Family Violence Restraining Order (FVRO)

Family violence is defined as violent, threatening or other behaviour that coerces or controls another family member or causes them to be fearful. Some examples of behaviour that constitutes family violence are:

  • An assault
  • A sexual assault or other sexually abusive behaviour
  • Stalking
  • Repeated derogatory taunts
  • Intentionally damaging property
  • Unreasonably controlling or denying a family member access to finances or financial support
  • Depriving a family member of their liberty

The Family Violence Restraining Order (FVRO) is actually a new type of restraining order that was introduced in Western Australia fairly recently on 1 July 2017. A FVRO is governed under the Restraining Orders Act 1997 (WA) which also offers Violence Restraining Orders (“VRO”) and Misconduct Restraining Orders to help victims of domestic violence, other violence and nuisance, obtain protection orders from the Court.

Before 1 July 2017 in Western Australia, a person who experiences violence by another person, whether or not they were related, could apply to the Magistrates Court for a protection order being a VRO. That is no longer the case.  If a person experiences acts of abuse by a family member then that person can apply for a FVRO. If the parties are not related such as having a relationship of colleagues, neighbours or friends then a person who is experiencing acts of abuse can apply for a VRO. Essentially, FVROs are reserved for parties that are related or family members.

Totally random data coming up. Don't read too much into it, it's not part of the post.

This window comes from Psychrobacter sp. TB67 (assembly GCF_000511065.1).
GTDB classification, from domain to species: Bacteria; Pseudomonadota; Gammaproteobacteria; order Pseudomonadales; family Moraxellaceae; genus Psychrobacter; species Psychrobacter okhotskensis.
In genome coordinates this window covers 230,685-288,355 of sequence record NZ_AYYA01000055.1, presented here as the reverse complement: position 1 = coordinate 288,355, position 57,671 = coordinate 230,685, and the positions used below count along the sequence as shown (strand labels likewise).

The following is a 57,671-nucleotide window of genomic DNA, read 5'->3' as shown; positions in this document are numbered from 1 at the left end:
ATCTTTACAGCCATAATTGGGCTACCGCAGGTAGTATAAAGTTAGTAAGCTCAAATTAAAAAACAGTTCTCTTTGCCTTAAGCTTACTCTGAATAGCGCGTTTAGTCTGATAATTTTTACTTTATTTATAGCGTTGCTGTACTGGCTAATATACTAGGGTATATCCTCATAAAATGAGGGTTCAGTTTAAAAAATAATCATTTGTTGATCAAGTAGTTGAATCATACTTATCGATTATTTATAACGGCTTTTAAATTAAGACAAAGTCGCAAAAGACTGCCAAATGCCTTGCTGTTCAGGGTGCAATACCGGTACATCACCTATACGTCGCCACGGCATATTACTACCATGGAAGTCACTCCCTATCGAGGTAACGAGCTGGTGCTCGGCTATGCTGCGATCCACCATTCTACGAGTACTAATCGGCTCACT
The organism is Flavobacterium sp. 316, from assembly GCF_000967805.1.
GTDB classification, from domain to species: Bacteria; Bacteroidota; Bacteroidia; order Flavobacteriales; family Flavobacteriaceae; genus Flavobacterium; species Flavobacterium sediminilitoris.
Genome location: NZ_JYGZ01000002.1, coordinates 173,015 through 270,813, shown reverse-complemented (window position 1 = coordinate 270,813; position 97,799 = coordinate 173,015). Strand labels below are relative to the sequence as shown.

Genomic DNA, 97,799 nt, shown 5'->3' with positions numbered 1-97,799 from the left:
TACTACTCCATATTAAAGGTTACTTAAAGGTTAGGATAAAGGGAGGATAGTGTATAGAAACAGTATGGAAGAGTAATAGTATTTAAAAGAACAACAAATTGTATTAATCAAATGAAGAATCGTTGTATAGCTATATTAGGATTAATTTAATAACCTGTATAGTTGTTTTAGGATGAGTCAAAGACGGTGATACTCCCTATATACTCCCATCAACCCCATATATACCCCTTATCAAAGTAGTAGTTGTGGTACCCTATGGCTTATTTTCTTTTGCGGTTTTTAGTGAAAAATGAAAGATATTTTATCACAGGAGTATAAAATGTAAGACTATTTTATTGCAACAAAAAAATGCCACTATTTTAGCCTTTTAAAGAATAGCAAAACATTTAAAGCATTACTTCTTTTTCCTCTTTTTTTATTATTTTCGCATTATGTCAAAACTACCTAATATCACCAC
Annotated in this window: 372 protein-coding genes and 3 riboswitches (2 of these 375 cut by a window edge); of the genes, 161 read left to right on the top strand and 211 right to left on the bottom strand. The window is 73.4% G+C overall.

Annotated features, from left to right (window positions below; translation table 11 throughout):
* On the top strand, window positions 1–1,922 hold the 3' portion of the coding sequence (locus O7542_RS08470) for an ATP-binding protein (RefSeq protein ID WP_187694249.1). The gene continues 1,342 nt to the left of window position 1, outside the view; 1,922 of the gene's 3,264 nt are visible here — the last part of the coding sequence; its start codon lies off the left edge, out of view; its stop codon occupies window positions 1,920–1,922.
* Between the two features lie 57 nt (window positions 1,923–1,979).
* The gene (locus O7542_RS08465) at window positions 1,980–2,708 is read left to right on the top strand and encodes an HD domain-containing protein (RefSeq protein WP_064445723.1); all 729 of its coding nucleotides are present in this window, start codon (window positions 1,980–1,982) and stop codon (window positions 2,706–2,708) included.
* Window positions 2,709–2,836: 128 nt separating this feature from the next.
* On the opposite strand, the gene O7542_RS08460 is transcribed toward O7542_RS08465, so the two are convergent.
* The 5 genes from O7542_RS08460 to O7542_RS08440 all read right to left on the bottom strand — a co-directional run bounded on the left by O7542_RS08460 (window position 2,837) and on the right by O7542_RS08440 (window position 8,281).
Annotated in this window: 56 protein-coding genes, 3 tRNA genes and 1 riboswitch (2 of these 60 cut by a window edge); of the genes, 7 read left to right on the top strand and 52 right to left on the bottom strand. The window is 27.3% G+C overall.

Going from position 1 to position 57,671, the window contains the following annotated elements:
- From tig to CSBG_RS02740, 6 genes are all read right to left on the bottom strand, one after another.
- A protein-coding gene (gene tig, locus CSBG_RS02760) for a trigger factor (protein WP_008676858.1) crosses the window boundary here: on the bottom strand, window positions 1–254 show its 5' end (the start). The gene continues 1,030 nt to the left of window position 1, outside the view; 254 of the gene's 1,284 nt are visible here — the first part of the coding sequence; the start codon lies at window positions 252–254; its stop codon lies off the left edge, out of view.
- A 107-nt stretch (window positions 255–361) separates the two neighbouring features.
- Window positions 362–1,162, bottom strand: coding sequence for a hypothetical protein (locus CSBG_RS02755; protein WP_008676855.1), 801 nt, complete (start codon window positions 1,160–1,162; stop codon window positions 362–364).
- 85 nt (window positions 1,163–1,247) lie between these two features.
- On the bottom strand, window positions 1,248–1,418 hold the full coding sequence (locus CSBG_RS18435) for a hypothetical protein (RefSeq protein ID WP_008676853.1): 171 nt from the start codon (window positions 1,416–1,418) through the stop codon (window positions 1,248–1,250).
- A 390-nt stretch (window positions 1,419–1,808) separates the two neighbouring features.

The maximum penalty for an offence of breaching a Family Violence Restraining Order (FVRO),  Violence Restraining Order (VRO) or Police Order is 2 years’ imprisonment and a $10,000 fine. The actual penalty that will be imposed will depend on all the circumstances of the case. An offence is made more serious if the offender exposed a child family member to family violence when they breached the restraining order.

If the person has previously breached an FVRO, VRO or Police Order more than once in the last 2 years, they might be treated as a repeat offender. In that case, the court must impose a sentence that includes a term of suspended or immediate imprisonment, unless it would be clearly unjust to do so. In situations involving family violence, the offender might ask to participate in counselling through a family violence program before they are sentenced by the court. The maximum penalty for breaching an MRO is a $1,000 fine.

We at AH2 Legal frequently get contacted by Clients who are concerned about going to Court relating to a FVRO or VRO. We have helped countless Clients with their restraining order matters in Court and continue to assist many people in their applications or responses to such matters.

If you are facing any family or relationship issues and would like more information about how we can help, please feel free to call us at 08 6161 0243 to discuss any questions you might have.